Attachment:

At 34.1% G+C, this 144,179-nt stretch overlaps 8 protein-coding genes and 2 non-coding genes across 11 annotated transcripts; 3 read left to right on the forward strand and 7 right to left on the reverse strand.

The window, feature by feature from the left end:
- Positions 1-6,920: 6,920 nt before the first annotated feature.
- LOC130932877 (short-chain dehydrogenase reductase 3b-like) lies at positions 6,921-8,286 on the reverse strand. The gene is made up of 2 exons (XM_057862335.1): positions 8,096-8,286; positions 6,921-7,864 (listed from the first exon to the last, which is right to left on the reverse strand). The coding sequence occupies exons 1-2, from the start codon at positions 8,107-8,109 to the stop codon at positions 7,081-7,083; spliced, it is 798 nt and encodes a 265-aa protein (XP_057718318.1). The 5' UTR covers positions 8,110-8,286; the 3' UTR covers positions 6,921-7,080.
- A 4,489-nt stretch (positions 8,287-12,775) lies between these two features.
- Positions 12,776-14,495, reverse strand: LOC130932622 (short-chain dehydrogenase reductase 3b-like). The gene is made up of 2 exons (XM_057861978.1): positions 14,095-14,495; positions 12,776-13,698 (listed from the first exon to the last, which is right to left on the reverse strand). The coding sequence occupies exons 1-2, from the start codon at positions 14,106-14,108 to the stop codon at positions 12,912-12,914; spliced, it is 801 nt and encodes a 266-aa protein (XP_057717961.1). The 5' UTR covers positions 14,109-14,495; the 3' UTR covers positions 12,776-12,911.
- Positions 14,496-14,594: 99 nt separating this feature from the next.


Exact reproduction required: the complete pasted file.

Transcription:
At 34.1% G+C, this 144,179-nt stretch overlaps 8 protein-coding genes and 2 non-coding genes across 11 annotated transcripts; 3 read left to right on the forward strand and 7 right to left on the reverse strand.

The window, feature by feature from the left end:
- Positions 1-6,920: 6,920 nt before the first annotated feature.
- LOC130932877 (short-chain dehydrogenase reductase 3b-like) lies at positions 6,921-8,286 on the reverse strand. The gene is made up of 2 exons (XM_057862335.1): positions 8,096-8,286; positions 6,921-7,864 (listed from the first exon to the last, which is right to left on the reverse strand). The coding sequence occupies exons 1-2, from the start codon at positions 8,107-8,109 to the stop codon at positions 7,081-7,083; spliced, it is 798 nt and encodes a 265-aa protein (XP_057718318.1). The 5' UTR covers positions 8,110-8,286; the 3' UTR covers positions 6,921-7,080.
- A 4,489-nt stretch (positions 8,287-12,775) lies between these two features.
- Positions 12,776-14,495, reverse strand: LOC130932622 (short-chain dehydrogenase reductase 3b-like). The gene is made up of 2 exons (XM_057861978.1): positions 14,095-14,495; positions 12,776-13,698 (listed from the first exon to the last, which is right to left on the reverse strand). The coding sequence occupies exons 1-2, from the start codon at positions 14,106-14,108 to the stop codon at positions 12,912-12,914; spliced, it is 801 nt and encodes a 266-aa protein (XP_057717961.1). The 5' UTR covers positions 14,109-14,495; the 3' UTR covers positions 12,776-12,911.
- Positions 14,496-14,594: 99 nt separating this feature from the next.